God not Guns: DeLay’s Answer to Columbine

“God, not guns,” is House Whip Tom DeLay’s answer to gun violence. Presumably his catchphrase is a better alternative to the modest gun law reforms in response to Columbine that he killed legislatively; another victory not for God, as he claims, but for the NRA.

Instead of a meaningful law to help prevent felons from getting guns without background checks at gun shows, America got a law to allow the Ten Commandments to be displayed in public schools, right where the Columbine killers could have seen them. “Thou shall not kill,” they could have been reminded as they mercilessly hunted down their classmates with illegally gotten weapons. DeLay is exactly right when he said guns don’t kill people. People with guns kill people.

God not Guns is our new slogan to help solve the problem of gun violence, another bright idea like “Just Say No.” Like morals can be instilled by any slogan. Like this pandering to special interests is going to solve the problem.How many more tragedies like Columbine have to occur before something is done about the easy availability of guns in this country? DeLay and those who worked with him have done something terribly immoral and will hopefully account for it. What’s moral, and better yet, sane, is to respond to a national tragedy by doing something about it other than make slogans. What’s immoral is to work in the dark, in the name of power brokers like the NRA, to protect the needs and enforce the will of the few. It’s another example of how money and narrow interests have corrupted American politics. And an example of how some politicians wrap themselves in self-righteousness to justify unrighteous actions.

After a schoolyard shooting in England a few years ago, that country’s politicians responded by passing stricter gun laws than they already had, and the laws worked to prevent more such incidents. Some people and groups with a lot of money and influence opposed the laws, but the British people asked for a response and they got it. There haven’t been any more school shootings, but in America the bloodbath continues. The American people asked for a response to Columbine and they got it: “God, not guns.” Give us more of what doesn’t work.

It became obvious we were going to get this kind of response when the House leadership first delayed voting on the bill to close a loophole that allows firearms to be purchased at gun shows and pawn shops without background checks. The delay allowed the NRA time to pass around a lot of money — more than a million dollars — and twist a lot of arms (Ol’ Tom is the master of Delay). Then the leadership split off the gun provisions from the larger juvenile crime bill to be voted on separately, with the intention of killing the gun reforms while still claiming to be doing something about juvenile crime by passing harsher sentencing laws on juveniles.

As the political stew cooked, the odor of corruption filled the Washington air. News reports filtered out about what was going on, but nothing could stop the foul result. The people stirring the pot can cook up one thing and serve another to the unwitting public and get most of them to swallow it, showing a sort of contempt by getting away with something because they can. As long as they come up with some plausible explanation, it’ll prevent such an uproar that Congressional phones light up, or journalists raise a huge fuss.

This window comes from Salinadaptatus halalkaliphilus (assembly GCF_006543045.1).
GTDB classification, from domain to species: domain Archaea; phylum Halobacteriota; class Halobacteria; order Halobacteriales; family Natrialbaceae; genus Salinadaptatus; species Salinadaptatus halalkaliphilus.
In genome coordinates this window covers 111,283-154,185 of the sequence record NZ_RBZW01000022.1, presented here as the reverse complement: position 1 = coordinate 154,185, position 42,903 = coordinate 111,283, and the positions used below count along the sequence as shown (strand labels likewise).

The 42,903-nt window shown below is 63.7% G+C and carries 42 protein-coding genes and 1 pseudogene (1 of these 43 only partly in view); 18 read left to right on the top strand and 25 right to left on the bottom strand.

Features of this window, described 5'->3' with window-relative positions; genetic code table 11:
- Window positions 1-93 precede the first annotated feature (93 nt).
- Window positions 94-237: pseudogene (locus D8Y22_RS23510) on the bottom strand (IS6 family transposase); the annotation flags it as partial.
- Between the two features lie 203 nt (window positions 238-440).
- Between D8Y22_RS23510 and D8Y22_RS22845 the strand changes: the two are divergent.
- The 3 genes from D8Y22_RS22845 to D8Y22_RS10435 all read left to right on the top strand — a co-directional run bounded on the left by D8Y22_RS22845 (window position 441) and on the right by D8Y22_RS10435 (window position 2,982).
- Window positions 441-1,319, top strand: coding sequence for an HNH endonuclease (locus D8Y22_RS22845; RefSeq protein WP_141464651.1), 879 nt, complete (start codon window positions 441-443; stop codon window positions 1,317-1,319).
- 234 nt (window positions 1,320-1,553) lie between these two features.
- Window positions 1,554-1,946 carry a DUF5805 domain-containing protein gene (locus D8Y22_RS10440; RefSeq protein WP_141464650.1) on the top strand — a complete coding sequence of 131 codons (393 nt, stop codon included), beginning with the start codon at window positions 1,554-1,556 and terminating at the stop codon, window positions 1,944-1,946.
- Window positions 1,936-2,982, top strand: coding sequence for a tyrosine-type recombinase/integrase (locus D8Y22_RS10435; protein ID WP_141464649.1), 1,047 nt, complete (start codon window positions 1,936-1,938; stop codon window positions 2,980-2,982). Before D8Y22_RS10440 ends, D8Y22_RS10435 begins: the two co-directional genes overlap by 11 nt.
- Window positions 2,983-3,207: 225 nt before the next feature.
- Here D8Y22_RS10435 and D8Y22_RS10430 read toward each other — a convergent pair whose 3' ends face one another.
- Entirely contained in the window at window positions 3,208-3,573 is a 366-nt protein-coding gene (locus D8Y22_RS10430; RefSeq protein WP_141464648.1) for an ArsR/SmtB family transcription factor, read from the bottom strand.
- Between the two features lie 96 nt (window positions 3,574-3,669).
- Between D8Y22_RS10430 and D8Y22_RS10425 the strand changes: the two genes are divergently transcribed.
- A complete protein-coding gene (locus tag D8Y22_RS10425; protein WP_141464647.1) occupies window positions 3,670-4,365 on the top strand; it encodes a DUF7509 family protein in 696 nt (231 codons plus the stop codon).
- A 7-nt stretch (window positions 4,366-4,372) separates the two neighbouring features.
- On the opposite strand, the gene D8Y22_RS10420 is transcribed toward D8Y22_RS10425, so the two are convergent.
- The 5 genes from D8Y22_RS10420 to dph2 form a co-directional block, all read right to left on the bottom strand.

Another reason why even modest gun reforms like those proposed after Columbine fell like a shot duck is too few congressman had the guts to stand up to the NRA. Democrats lost control of the House in 1994 after passing a ban on certain assault rifles, partly because the NRA gunned hard after vulnerable Congressman who supported the law. Like a crack in the night the message resonated through Washington: oppose us and we’ll make it harder for you to be reelected — a lot harder. So when gun reform came around this time, fewer politicians had the stomach to vote for it, even though polls showed strong support. The answer we get is “God not Guns.” Keep praying, Mr. DeLay.

A few politicians made some good suggestions while the debate about gun control caught the nation’s attention, like presidential candidate Bill Bradley. He called for registering and licensing guns like cars, and banning hand guns, an unnecessary weapon for home defense. A tight registration system and even a preliminary ballistics test would help to track weapons and discourage the kind of free-flow that is the environment today. Maybe it would discourage people from buying guns for minors, which is how the Columbine killers got most of their weapons. Only about 50 percent of guns used in crimes can be traced these days, because of laws written by the NRA that prevent the ATF from tracking firearms and firearm crimes. That’s right, no one is counting because they aren’t allowed.

A ban on handguns makes sense because most of the 10,000 or so yearly deaths in America from firearms are caused by people using handguns. Besides, a shotgun is a much better weapon for home or personal defense and is much harder to conceal. And we need to close the loophole that prevents a felon from buying a gun in a store but allows them to buy one (or many) at gun shows or pawn shops. Such a modest proposal, such a simple request — such an impossibility as long as DeLay and the NRA are running the show. Preventing sanity in gun laws is only delaying the inevitable. I just hope inevitable isn’t much longer.